Interestingly, in Job, God describes the Leviathan’s armor-like scales, a common characteristic of dragons. Naselli points out two times the Bible writers refer to evil humans as having scales. First, he language describing Goliath’s armor reflects this. The NASB tells us “he was clothed with scale-armor” (1 Sam. 17:5). (The NIV translation also reflects this scale language.) Secondly, notice how God describes the Pharaoh in this passage from Ezekiel:

“Behold, I am against you, Pharaoh king of Egypt, 

the great dragon that lies 

in the midst of his streams, 

that says, ‘My Nile is my own; 

I made it for myself.’ 

I will put hooks in your jaws, 

and make the fish of your streams stick to your scales; 

and I will draw you up out of the midst of your streams, 

with all the fish of your streams 

that stick to your scales…

To the beasts of the earth and to the birds of the heavens 

I give you as food. (Ezekiel 29:3–5)

So, the symbol of the serpent, the dragon, and Leviathan become much clearer.

Take note, a serpent isn’t always a negative symbol in Scripture. After all, Jesus told his disciples to be as wise as serpents (Matt. 10:16). But, as we’ve seen, the serpent usually represents evil (Ps. 58:3–5, 140:3), and Christ is the one who will smash the serpent/dragon. In the New Heaven and New Earth, the serpent will no longer be a threat, not even to children (Isa. 11:6–9; 65:17–25). With this, as God’s people, the Church is to participate in the defeat of the serpent/dragon. Naselli’s writes, “God is the one who ultimately crushes serpent heads, and he ordains that his people participate in the head-crushing.” (Ps. 91:13; Luke 10:19; Acts 28:3–4.)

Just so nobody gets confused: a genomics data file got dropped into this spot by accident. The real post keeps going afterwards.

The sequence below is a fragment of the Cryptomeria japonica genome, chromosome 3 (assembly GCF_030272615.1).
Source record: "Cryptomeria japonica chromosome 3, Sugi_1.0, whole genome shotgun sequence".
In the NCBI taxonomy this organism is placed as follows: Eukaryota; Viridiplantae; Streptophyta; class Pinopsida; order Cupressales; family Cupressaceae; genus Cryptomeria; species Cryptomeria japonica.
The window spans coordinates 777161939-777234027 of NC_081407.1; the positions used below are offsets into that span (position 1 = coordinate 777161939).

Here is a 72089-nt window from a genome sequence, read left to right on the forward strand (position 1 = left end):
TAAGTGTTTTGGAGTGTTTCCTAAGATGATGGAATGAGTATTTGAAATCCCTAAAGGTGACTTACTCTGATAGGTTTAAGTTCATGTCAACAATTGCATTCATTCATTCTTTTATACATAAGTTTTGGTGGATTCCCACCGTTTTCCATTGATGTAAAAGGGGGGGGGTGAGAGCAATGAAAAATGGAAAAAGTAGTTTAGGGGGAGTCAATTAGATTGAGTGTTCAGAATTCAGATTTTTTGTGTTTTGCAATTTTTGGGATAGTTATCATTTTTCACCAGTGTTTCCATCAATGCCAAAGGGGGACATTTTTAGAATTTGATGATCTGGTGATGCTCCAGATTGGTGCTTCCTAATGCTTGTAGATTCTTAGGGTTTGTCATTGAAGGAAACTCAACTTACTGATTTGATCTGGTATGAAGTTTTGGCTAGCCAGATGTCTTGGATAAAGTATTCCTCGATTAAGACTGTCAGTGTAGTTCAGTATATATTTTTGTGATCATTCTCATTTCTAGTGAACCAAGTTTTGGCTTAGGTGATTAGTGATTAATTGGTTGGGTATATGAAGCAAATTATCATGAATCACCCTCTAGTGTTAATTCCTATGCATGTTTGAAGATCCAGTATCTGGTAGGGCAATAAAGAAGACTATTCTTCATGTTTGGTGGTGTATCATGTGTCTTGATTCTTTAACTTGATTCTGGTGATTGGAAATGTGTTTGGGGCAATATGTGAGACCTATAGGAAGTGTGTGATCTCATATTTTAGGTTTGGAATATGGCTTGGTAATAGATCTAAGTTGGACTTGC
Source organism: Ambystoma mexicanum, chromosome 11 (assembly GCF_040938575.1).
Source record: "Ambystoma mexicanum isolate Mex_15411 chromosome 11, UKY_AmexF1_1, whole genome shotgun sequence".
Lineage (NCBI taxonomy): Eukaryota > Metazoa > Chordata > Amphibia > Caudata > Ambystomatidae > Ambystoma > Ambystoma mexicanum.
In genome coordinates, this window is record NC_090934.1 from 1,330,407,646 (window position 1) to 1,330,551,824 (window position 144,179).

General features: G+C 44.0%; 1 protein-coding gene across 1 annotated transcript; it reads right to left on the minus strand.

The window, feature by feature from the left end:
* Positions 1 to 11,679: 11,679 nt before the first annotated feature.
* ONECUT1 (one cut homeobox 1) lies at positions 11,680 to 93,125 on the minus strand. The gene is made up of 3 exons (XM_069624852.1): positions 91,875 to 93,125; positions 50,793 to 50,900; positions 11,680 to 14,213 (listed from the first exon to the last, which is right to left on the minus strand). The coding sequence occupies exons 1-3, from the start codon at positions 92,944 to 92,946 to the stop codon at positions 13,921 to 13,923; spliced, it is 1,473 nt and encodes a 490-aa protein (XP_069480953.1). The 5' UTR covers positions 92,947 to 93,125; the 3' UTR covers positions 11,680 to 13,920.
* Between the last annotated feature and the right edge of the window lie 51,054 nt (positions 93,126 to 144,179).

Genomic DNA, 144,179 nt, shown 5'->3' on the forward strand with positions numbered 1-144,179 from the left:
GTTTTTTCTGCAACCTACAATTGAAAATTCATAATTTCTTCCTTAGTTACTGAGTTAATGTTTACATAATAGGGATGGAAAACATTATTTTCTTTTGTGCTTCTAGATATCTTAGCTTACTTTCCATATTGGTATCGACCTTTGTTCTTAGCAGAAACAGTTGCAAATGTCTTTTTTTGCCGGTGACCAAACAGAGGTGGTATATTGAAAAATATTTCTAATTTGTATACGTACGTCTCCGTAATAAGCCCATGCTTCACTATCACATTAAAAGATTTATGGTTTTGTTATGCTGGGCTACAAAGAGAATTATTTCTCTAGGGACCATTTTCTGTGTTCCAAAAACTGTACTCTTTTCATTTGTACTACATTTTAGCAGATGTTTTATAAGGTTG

Though there are always sections that I wish were more fleshed-out in short books like Naselli’s, The Serpent and the Serpent Slayer is definitely worth the quick read if you want an introduction to these ideas.

[1] The Expositor’s Bible Commentary Vol.2, Genesis by John H. Sailhamer.

*Crossway Books provided me with a free copy to review this book.

Book Review: Why Should I Join a Church?

WhyShould

Mark Dever’s 65-page book Why Should I Join a Church? is part of a “Church Questions” series of quick-reads published by 9 Marks and Crossway. Since I have known Christians who see little reason to be part of a church and I was working on a sermon on church unity, I decided to give this quick read a quick read. With short books like this, it can often go one of two ways: (A) The book could be so short that it barely touches on the topic and is of little help or (B) since the book is short, it jettisons any unneeded wordiness and it answers the question clearly and concisely with laser-focus. I can’t speak of the other books in this series, but I found this short book to be give strong, clear, biblical answers to this question about being part of a church.

Dever shows how the New Testament writers needn’t give a command to join a church because the whole New Testament ASSUMES Christians are gathered in local churches. Heck, much of the New Testament writings are letters written to CHURCHES. Dever gives 6 good reasons why being part of a church community is so important, but he starts with the most powerful and persuasive reason: The love shown by fallen but redeemed Christ-followers in a local church displays to the world the Gospel of reconciliation, the core of the Christian message.